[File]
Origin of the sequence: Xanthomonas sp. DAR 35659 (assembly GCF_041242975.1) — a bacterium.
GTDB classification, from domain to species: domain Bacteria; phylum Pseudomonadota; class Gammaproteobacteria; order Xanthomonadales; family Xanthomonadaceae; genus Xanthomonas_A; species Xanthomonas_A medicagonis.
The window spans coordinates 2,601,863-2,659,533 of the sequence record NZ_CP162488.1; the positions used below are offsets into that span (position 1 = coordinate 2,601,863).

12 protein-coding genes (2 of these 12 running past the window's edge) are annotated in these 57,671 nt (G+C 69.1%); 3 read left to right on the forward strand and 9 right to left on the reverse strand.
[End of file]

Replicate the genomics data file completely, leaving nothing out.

Origin of the sequence: Xanthomonas sp. DAR 35659 (assembly GCF_041242975.1) — a bacterium.
GTDB classification, from domain to species: domain Bacteria; phylum Pseudomonadota; class Gammaproteobacteria; order Xanthomonadales; family Xanthomonadaceae; genus Xanthomonas_A; species Xanthomonas_A medicagonis.
The window spans coordinates 2,601,863-2,659,533 of the sequence record NZ_CP162488.1; the positions used below are offsets into that span (position 1 = coordinate 2,601,863).

12 protein-coding genes (2 of these 12 running past the window's edge) are annotated in these 57,671 nt (G+C 69.1%); 3 read left to right on the forward strand and 9 right to left on the reverse strand.